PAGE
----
Students with disabilities often have a hard time finding work after graduation.  Last year, only 22 percent of those students were able to find work within a year after earning their high school diploma. In north Georgia, educators are working to boost that number.  

When you enter Hutcheson Medical Center in Fort Oglethorpe, Rachel Cannon is the first person you see.  Rachel is a senior at Lafayette High School.  Although she has cerebral palsy, she's perfectly capable of greeting people, with high hopes of expanding her skills.

Rachel is one of seven students in Project search, a year-long program that takes special needs students out of high school, and into the workforce.

Ryan Baker works in food services.  He helps prepare and serve meals, and keep the kitchen clean.  This program has given him hope for gainful employment after he graduates in may.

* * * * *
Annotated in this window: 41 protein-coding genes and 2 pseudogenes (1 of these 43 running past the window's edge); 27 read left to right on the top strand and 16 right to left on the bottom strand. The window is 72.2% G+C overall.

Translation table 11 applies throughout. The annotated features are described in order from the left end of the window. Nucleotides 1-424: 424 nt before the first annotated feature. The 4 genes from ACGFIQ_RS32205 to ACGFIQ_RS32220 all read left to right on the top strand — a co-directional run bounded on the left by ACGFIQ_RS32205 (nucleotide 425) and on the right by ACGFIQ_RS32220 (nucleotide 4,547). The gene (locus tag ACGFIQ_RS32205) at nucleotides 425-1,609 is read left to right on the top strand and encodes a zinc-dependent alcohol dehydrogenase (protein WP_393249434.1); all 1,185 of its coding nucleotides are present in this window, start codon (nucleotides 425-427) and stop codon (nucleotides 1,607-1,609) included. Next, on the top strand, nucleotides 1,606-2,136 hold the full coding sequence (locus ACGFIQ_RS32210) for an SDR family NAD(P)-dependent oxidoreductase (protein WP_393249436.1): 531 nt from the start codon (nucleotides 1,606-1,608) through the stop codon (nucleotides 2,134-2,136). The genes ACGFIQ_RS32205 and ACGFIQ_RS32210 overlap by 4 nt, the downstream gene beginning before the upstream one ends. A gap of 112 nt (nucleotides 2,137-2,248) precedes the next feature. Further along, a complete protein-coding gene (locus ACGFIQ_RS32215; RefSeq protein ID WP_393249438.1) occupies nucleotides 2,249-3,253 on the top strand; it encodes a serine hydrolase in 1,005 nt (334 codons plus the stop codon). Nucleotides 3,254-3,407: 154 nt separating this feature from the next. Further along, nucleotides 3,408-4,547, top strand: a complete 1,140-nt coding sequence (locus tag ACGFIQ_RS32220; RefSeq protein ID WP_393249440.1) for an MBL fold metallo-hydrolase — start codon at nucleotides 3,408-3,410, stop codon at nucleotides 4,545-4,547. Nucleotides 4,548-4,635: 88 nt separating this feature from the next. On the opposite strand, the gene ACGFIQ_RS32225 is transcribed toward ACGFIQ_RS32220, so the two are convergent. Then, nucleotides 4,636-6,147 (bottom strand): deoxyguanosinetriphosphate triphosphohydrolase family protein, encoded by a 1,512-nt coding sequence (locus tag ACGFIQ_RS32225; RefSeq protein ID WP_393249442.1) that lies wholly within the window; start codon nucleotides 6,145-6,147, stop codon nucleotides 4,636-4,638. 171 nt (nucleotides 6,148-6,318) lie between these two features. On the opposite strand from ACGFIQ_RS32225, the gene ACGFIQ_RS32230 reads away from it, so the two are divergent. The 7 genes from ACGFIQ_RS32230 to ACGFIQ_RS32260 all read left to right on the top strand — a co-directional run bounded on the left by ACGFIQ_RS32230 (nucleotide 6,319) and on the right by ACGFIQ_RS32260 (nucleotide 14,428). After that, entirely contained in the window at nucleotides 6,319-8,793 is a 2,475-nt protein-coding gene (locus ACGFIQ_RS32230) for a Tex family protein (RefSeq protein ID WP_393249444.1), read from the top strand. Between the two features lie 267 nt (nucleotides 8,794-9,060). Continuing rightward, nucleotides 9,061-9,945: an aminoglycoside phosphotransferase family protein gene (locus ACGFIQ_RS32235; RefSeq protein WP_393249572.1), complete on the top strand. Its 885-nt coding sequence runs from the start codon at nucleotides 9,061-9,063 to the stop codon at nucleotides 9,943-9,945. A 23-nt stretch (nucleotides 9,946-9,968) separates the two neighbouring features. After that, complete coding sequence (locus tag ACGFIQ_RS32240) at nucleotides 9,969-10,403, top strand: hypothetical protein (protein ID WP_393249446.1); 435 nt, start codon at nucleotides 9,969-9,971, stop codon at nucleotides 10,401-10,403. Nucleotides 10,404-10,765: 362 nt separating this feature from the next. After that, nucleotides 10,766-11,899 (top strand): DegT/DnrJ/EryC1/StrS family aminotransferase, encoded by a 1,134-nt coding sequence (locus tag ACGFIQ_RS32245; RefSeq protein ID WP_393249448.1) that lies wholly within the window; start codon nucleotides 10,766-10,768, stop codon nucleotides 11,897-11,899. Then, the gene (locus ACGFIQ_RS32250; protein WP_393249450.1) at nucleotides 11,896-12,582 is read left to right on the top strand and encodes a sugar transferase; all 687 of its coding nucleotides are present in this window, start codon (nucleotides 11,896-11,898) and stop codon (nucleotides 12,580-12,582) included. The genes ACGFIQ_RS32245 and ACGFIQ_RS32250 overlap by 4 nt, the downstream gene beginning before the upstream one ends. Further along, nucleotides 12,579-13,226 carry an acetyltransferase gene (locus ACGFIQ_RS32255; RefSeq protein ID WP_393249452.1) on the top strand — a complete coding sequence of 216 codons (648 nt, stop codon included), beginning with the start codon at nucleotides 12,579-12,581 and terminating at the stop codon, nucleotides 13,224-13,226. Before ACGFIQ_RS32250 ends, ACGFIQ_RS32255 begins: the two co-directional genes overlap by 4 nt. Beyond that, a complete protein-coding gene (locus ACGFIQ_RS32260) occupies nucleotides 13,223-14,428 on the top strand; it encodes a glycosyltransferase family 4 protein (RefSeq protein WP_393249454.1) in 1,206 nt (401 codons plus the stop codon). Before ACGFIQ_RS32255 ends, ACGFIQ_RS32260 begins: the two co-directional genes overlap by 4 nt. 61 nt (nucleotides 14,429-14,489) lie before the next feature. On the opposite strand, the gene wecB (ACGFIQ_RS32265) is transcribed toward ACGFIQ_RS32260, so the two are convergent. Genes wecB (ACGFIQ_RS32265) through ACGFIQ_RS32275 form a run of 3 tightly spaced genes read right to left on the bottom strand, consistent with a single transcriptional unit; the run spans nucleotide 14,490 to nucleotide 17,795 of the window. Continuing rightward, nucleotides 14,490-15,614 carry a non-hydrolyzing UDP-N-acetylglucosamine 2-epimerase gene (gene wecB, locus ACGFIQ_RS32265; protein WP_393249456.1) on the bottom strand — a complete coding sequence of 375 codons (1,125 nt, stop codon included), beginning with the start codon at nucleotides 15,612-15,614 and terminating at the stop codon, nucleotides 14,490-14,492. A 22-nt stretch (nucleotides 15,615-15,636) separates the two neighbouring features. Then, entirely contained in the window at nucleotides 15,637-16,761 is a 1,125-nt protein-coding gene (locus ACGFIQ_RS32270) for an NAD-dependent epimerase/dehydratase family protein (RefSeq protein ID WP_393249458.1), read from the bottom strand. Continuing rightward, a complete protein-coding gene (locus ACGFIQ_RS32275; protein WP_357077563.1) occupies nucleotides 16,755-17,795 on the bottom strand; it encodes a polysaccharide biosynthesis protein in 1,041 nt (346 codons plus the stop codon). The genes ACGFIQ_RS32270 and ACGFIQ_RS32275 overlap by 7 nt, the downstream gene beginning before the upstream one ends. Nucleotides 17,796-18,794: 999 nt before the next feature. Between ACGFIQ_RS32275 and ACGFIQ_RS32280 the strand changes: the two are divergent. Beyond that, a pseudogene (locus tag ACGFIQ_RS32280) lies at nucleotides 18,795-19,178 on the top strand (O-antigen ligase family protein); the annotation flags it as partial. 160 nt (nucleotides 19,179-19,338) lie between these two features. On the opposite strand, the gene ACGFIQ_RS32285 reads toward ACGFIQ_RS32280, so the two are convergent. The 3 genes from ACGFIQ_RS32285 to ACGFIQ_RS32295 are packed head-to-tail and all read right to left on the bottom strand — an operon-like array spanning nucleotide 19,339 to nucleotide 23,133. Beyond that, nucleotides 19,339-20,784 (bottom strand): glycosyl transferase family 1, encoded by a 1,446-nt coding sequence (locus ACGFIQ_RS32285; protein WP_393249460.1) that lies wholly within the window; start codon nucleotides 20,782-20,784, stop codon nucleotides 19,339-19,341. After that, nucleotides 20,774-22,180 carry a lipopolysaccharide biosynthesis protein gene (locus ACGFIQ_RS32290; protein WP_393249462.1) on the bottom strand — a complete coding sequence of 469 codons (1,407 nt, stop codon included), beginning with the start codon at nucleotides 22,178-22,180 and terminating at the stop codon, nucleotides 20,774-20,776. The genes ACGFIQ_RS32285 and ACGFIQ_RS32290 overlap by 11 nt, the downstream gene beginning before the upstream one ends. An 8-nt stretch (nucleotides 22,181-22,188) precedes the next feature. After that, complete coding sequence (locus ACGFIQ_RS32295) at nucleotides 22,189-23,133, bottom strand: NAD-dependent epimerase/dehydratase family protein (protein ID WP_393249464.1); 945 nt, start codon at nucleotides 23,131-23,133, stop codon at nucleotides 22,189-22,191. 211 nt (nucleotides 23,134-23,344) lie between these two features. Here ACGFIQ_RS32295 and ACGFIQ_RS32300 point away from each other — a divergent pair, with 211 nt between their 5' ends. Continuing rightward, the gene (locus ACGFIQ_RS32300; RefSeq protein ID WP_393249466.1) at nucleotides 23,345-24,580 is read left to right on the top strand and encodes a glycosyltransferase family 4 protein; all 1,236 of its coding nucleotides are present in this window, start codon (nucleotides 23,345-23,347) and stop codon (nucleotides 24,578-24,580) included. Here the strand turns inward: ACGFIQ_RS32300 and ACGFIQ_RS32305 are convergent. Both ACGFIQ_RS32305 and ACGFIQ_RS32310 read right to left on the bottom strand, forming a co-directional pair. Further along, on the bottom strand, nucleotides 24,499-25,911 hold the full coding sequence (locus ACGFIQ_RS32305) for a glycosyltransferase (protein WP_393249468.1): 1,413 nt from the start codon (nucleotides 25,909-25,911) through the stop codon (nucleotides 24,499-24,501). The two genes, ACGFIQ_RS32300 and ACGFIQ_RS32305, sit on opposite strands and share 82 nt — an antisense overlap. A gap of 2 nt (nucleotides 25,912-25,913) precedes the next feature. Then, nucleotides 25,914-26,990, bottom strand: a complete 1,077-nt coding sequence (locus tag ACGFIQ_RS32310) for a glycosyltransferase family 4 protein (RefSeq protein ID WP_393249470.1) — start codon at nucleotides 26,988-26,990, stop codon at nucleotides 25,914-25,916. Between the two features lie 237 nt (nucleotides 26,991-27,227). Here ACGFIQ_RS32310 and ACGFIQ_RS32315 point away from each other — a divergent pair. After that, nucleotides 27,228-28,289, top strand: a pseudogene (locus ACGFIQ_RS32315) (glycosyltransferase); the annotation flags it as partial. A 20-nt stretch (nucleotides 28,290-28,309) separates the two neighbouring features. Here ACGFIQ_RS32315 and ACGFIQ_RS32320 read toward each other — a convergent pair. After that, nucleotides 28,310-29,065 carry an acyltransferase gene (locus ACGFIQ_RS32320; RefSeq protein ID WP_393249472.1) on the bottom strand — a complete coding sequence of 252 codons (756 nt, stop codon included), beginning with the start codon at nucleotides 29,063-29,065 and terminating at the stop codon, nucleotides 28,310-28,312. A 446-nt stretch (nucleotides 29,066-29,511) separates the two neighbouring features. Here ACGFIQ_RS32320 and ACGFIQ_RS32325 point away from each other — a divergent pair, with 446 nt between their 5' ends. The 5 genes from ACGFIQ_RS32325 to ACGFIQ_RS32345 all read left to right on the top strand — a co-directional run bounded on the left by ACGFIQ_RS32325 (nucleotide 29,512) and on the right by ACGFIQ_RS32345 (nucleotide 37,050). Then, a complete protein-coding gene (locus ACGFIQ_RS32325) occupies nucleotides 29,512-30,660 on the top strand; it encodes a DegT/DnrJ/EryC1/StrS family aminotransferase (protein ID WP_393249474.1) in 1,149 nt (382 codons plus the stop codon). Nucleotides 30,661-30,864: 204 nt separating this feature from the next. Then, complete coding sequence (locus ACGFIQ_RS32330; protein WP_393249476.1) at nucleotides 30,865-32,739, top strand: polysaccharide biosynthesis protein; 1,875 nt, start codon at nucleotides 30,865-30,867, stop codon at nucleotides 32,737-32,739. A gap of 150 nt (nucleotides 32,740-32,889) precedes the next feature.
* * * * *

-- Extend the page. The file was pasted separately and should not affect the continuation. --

At Hutcheson, managers say it's a win-win situation.  Students are learning skills that help with the day-to-day operations, and can later use those skills in many other jobs in the community.

According to the US Department of Labor, the unemployment rate for people with disabilities is 14 percent, versus 8 percent for people with disabilities.  Project Search just may be the solution to closing that gap.  

Administrators say they appreciate Orange Grove Center, Kaleidoscope, the Walker County Optimist Club, the  ARC of Walker County, Georgia Vocational Rehabilitation, Lafayette Woman's Club, Lafayette Optimist Club and Lafayette Lions Club.